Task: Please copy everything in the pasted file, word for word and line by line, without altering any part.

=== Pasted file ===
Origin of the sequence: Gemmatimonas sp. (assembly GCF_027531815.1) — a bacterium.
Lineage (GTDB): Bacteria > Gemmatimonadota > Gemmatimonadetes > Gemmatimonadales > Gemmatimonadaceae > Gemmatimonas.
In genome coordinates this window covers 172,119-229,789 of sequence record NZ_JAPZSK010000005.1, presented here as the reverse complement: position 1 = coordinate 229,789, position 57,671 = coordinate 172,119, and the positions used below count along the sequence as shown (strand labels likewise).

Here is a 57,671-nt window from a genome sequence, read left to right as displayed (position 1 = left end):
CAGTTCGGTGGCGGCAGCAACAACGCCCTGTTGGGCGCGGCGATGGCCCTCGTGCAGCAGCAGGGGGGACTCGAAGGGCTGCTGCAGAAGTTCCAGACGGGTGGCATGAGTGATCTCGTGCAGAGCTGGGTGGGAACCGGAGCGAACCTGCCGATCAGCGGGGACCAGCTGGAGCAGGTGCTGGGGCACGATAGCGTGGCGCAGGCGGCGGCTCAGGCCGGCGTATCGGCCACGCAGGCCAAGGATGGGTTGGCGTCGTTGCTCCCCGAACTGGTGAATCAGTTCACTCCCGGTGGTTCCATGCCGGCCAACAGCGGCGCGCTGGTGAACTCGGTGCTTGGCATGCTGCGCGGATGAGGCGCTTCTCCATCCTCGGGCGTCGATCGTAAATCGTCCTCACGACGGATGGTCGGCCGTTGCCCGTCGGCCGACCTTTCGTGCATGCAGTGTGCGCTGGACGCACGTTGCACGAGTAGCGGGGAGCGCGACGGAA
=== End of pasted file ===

Origin of the sequence: Gemmatimonas sp. (assembly GCF_027531815.1) — a bacterium.
Lineage (GTDB): Bacteria > Gemmatimonadota > Gemmatimonadetes > Gemmatimonadales > Gemmatimonadaceae > Gemmatimonas.
In genome coordinates this window covers 172,119-229,789 of sequence record NZ_JAPZSK010000005.1, presented here as the reverse complement: position 1 = coordinate 229,789, position 57,671 = coordinate 172,119, and the positions used below count along the sequence as shown (strand labels likewise).

Here is a 57,671-nt window from a genome sequence, read left to right as displayed (position 1 = left end):
CAGTTCGGTGGCGGCAGCAACAACGCCCTGTTGGGCGCGGCGATGGCCCTCGTGCAGCAGCAGGGGGGACTCGAAGGGCTGCTGCAGAAGTTCCAGACGGGTGGCATGAGTGATCTCGTGCAGAGCTGGGTGGGAACCGGAGCGAACCTGCCGATCAGCGGGGACCAGCTGGAGCAGGTGCTGGGGCACGATAGCGTGGCGCAGGCGGCGGCTCAGGCCGGCGTATCGGCCACGCAGGCCAAGGATGGGTTGGCGTCGTTGCTCCCCGAACTGGTGAATCAGTTCACTCCCGGTGGTTCCATGCCGGCCAACAGCGGCGCGCTGGTGAACTCGGTGCTTGGCATGCTGCGCGGATGAGGCGCTTCTCCATCCTCGGGCGTCGATCGTAAATCGTCCTCACGACGGATGGTCGGCCGTTGCCCGTCGGCCGACCTTTCGTGCATGCAGTGTGCGCTGGACGCACGTTGCACGAGTAGCGGGGAGCGCGACGGAA